University of Denver

Civil Justice for All Report Offers Recommendations to Close Justice Gap

Communications Coordinator

In September, the American Academy of Arts & Sciences released Civil Justice for All, a report stemming from their Making Justice Accessible project. The report examines the United States’ ever-widening access to justice gap and offers seven recommendations geared toward closing it.

Americans, especially those with low income, face a slew of hardships related to housing, employment, debt, and healthcare—all of which have been exacerbated by the COVID-19 pandemic. And despite the fact that there are “legal protections intended to safeguard against these problems,” they are too often “difficult to exercise, or hidden to anyone who does not have legal training or skills.” As a result, those in most need of legal assistance are often those who go without. They either don’t have the money to hire a lawyer, don’t know how to navigate the system on their own, or don’t even realize they have a legal problem at all. Combined, these factors contribute greatly to the access to justice gap.

“The civil justice gap reinforces the inequalities that already undermine our society,” the report states. “At-risk populations—by income, race, gender, and education level—cannot receive justice if they cannot access even basic legal advice. The outcomes—evictions, family separations, job loss, and other hardships—are often catastrophic.”

In an effort to abet this, the Civil Justice for All report offers seven recommendations:

  • Dedicate a consequential infusion of financial and human resources to closing the civil justice gap, and seek a significant shift in mindset—extending beyond lawyers the duty and capacity to assist those with legal need—to make genuine strides toward “justice for all”
  • Increase the number of legal services lawyers who focus on the needs of low-income Americans
  • Increase the number of lawyers providing pro bono and other volunteer assistance, to supplement the corps of legal services lawyers
  • Bring many new advocates—service providers who are not lawyers—into the effort to solve civil justice problems
  • Foster greater collaboration among legal services providers and other trusted professionals—such as doctors, nurses, and social workers
  • Expand efforts to make legal systems easier to understand and use through the simplification of language, forms, and procedures and the wider use of technology
  • Create a national team, or even a new national organization, to coordinate the efforts listed above, collect much-needed data on the state of civil justice, and help identify and publicize effective innovations that improve access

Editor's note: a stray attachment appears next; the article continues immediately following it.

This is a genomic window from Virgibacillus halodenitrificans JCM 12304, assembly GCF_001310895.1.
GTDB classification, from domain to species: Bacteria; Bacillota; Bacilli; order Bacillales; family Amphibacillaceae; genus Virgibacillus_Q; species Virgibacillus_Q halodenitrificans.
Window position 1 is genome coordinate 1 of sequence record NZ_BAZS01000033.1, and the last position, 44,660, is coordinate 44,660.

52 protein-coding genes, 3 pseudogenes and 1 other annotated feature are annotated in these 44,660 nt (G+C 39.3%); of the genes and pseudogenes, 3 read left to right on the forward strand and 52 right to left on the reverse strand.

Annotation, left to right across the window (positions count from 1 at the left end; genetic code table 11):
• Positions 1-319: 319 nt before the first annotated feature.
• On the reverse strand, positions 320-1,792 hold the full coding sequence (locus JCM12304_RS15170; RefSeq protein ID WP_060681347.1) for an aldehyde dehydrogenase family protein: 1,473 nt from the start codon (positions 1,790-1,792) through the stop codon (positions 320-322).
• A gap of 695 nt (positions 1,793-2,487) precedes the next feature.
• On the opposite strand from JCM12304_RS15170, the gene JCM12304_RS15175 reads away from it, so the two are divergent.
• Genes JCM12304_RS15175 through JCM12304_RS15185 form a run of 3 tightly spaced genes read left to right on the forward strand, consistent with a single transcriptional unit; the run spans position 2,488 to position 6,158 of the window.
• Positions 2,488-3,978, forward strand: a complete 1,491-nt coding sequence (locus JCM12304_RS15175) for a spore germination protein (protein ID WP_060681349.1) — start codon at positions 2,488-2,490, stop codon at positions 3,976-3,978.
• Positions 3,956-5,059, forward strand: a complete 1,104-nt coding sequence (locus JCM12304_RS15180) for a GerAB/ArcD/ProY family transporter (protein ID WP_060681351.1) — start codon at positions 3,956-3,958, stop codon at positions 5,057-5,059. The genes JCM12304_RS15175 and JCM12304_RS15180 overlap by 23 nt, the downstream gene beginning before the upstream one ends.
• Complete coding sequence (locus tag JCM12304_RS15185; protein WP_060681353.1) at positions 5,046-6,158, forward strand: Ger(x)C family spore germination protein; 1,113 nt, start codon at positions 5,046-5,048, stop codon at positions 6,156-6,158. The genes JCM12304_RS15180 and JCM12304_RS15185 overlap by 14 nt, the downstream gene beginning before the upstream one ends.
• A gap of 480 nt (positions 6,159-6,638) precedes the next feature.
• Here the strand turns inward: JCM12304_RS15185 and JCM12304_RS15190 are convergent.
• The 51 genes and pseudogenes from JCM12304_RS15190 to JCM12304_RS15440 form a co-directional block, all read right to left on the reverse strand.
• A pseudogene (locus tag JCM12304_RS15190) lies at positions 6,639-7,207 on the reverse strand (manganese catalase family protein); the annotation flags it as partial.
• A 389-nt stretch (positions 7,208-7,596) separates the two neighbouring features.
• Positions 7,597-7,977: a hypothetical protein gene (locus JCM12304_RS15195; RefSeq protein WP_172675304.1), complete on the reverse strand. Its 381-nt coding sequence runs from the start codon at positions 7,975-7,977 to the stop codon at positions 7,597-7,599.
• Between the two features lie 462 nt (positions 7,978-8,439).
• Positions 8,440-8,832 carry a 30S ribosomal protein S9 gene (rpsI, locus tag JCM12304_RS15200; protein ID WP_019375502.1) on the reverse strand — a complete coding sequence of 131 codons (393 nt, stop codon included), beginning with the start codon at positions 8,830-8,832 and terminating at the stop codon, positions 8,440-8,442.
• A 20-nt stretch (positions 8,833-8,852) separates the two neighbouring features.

While the report does ascertain that more legal aid lawyers and pro bono work are part of the solution, it stresses that these are not—and cannot be—the entire solution (which IAALS also stresses). “The need is too great to rely exclusively on bar-enrolled lawyers to handle every legal matter,” the report reads. “And civil justice advocates of many kinds have already proven their abilities to deliver valuable services, sometimes at strikingly lower costs than lawyers.”

Legal technicians in Washington State and court navigators in New York City are two examples of civil justice advocates who have made a difference in their communities by providing affordable legal services and assisting unrepresented litigants in a variety of legal matters. However, the biggest obstacles to the recruitment, training, and engagement of a higher number of civil justice advocates, according to the report, are state rules related to the unauthorized practice of law.

A couple states have recently amended rules like these in order to address their justice gaps; in August, the Utah Supreme Court voted to establish a regulatory sandbox (based on principles developed by IAALS’ model) for nontraditional legal services providers—including entities with investment or ownership by professionals other than lawyers—and in September, the Arizona Supreme Court voted to eliminate its ethics rules barring nonlawyers from having an economic interest in law firms or participating in fee-sharing, and streamlined rules governing how lawyers can advertise and connect with potential clients. Arizona also approved a new category of nonlawyer licensee called Legal Paraprofessionals (LPs), who will be able to represent clients in court. These developments and others are a promising sign that the legal profession is moving toward embracing new advocates as a way to solve civil justice problems. 

The need to finally close the civil justice gap has never been more apparent. As the COVID-19 pandemic exacerbates what was already a massive problem, the United States is facing a surge of unmet legal needs the likes of which has never been seen. The Civil Justice for All report is a poignant reminder of how far we have to go in order to achieve our country’s ideal of justice for all—but we do have steps to get there.